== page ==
- The Independent Loudon Virginia Rangers
- McNeill’s Rangers
- White’s Battalion
- John Hunt Morgan and Morgan’s Raiders
- John Singleton Mosby and Mosby’s Rangers
- Quantrill’s Raiders
- Missouri Union and Secessionist Partisan Forces
- James Henry Lane and the Kansas Brigade
- Charles R. Jennison and Jennison’s Jayhawkers
- Duff’s Partisan Rangers and the German Texans
- ‘Bloody Bill’ Anderson and his Missouri Bushwhackers
- Partisan Warfare in Tennessee
William T. Anderson was born in Kentucky in 1840 and moved with his family to Missouri as a child. As a teenager he moved with his family across the border to Kansas. It was during this time that the conflict known as ‘Bleeding Kansas’ was taking place and the Andersons were on the pro-slavery side. Anderson became a horse trader in 1860 but soon turned to horse stealing, reselling them as far away as New Mexico.
In late 1861, Anderson traveled south with brother Jim and Judge A.I. Baker, in an apparent attempt to join the Confederate Army. But they soon ran into Union cavalry in Vernon County, Missouri. They fled back to Kansas but one of their number was captured and imprisoned for four months under the suspicion that the group members were Confederate guerrillas.
Anderson’s father was killed by Judge A.I. Baker in a legal dispute in May 1862. Anderson vowed revenge and eventually killed Baker by locking him in the basement of his store and burning the building down. He then fled to Missouri with his brother Jim robbing travelers along the way.
In Missouri, the Andersons soon joined Quantrill’s Raiders early in 1863 having supported themselves by robbing people and stealing horses throughout the latter part of 1862.
Missouri had a large Union presence throughout the Civil War, but also many civilians whose sympathies lay with the Confederacy. From July 1861 until the end of the war, the state suffered up to 25,000 deaths from guerrilla warfare, more than any other state. Confederate General Sterling Price failed to gain control of Missouri in his 1861 offensive and retreated into Arkansas, leaving only the guerrillas to challenge Union dominance.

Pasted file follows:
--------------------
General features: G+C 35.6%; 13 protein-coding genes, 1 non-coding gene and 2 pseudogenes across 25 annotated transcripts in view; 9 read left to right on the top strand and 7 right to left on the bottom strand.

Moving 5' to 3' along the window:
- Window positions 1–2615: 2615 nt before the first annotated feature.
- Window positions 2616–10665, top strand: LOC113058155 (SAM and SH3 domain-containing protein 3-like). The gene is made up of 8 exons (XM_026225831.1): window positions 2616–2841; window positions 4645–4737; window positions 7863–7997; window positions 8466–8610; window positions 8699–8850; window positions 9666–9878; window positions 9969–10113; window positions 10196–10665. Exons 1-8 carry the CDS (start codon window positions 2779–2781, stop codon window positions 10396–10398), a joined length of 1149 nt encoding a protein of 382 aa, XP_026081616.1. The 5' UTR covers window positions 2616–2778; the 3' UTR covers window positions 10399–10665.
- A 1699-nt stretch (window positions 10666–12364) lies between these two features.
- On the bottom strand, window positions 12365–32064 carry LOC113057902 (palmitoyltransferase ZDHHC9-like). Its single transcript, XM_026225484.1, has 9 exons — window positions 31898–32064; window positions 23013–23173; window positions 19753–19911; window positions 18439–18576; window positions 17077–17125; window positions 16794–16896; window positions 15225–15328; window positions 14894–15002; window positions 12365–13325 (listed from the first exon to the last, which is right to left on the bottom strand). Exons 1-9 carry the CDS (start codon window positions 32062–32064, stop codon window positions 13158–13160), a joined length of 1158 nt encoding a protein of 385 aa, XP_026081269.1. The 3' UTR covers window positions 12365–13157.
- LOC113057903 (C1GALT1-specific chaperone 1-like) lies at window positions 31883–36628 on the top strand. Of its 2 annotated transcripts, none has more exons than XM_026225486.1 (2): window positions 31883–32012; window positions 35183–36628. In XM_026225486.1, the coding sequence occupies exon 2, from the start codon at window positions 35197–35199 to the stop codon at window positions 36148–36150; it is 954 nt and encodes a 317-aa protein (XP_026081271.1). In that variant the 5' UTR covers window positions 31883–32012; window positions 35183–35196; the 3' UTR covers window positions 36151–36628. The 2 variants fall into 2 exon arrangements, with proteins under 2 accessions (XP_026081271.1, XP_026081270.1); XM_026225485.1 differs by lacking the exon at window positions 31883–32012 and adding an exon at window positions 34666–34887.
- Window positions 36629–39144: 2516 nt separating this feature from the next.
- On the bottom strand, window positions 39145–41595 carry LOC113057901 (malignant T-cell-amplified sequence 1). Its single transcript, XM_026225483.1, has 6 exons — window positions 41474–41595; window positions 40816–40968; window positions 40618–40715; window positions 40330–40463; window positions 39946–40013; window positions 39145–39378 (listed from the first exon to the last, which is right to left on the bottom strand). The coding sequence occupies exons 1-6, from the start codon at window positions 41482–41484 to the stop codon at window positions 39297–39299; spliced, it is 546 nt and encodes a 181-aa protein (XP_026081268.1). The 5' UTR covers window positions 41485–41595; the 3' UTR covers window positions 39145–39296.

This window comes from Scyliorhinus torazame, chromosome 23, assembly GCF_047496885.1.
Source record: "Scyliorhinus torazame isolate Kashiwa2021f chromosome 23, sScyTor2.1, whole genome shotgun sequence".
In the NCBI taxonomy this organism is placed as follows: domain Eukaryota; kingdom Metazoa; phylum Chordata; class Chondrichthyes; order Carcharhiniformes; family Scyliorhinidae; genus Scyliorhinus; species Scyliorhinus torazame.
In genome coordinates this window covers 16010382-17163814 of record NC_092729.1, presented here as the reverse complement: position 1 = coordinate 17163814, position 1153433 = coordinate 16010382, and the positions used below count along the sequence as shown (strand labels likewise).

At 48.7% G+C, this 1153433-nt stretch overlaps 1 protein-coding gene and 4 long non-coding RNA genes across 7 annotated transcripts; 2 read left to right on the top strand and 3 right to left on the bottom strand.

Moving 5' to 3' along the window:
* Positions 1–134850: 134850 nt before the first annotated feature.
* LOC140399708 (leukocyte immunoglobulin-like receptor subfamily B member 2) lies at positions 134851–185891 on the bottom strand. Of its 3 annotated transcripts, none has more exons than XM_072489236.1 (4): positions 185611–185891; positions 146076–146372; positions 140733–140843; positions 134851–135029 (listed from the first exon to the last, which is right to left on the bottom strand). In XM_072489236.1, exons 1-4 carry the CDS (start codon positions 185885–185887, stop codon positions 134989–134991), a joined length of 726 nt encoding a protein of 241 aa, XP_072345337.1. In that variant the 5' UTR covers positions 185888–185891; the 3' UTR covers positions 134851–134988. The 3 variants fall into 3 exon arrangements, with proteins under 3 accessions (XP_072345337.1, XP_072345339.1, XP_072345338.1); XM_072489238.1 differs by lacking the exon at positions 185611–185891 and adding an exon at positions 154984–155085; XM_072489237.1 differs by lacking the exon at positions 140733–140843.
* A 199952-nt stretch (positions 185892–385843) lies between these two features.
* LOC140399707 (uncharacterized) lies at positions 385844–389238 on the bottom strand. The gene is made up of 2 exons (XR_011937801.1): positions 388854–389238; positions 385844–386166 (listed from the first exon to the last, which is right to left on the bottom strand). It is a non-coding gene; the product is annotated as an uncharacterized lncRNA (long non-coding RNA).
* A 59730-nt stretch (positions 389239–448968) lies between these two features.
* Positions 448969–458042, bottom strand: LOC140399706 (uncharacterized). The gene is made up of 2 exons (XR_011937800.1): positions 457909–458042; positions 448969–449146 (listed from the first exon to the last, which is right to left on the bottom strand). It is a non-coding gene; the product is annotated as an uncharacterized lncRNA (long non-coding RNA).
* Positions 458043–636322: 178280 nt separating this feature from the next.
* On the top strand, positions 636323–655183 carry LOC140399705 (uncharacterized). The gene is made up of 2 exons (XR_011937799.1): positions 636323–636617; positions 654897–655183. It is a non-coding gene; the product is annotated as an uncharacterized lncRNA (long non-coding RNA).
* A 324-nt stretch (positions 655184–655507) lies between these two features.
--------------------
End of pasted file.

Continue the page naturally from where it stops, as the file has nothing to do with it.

The most active guerrilla band was led by William Quantrill who operated in the Jackson County area. Anderson participated in a raid near Council Grove, Kansas with Quantrill’s Raiders. After robbing a store 15 miles from the town they were pursued by the United States Marshal and a large posse. They split into smaller groups and made their way back into Missouri and safety.
This early raid might have given Quantrill and his lieutenants the idea of raids deeper into Kansas. The border was poorly defended and the raiders could travel deep into the state before Union defenders were alerted to their presence.
In early summer 1863, Anderson was made a lieutenant, serving in a unit led by George M. Todd. In June and July, Anderson took part in several raids that killed Union soldiers, in Westport, Kansas and Lafayette County, Missouri. The first reference to Anderson in Official Records of the American Civil War concerns his activities at this time, describing him as the captain who commanded 30–40 men guerrillas.
By late July, Anderson led groups of guerrillas on raids, and was often pursued by Union volunteer cavalry. Anderson was under Quantrill’s command, but independently organized some attacks.
Quantrill’s Raiders had a support network in Missouri, that provided them with numerous hiding places. Anderson’s sisters aided the guerrillas by gathering information inside Union territory. In August 1863, however, Union General Thomas Ewing, Jr., attempted to thwart the guerrillas by arresting their female relatives, and Anderson’s sisters were confined in a three-story building on Grand Avenue in Kansas City with a number of other girls. While they were confined, the building collapsed, killing one of Anderson’s sisters.
In the aftermath, rumors that the building had been intentionally sabotaged by Union soldiers spread quickly. Anderson was convinced that it had been a deliberate act. Biographer Larry Wood wrote that Anderson’s motivation shifted after the death of his sister, arguing that killing then became his focus—and an enjoyable act.
The collapse of the Grand Avenue Jail became the impetus for Quantrill’s raid on the town of Lawrence, Kansas. On August 21, 1863 Quantrill’s Raiders attacked the town and began a slaughter that would become known as the Lawrence Massacre.
The raiders immediately killed a number of Union Army recruits. They proceeded to pillage and burn many buildings, killing almost every man they found, but taking care not to shoot women. Anderson was reported to have personally killed 14 people. Although some men begged him to spare them, he persisted, but he relented when a woman pleaded with him not to torch her house.
The group under Anderson’s command, notably including Archie Clement and Frank James, killed more than any of the other group. They left town at 9 a.m., after a company of Union soldiers approached the town. The raiding party was pursued by Union forces, but eventually managed to break contact with the soldiers and scatter into the Missouri woods.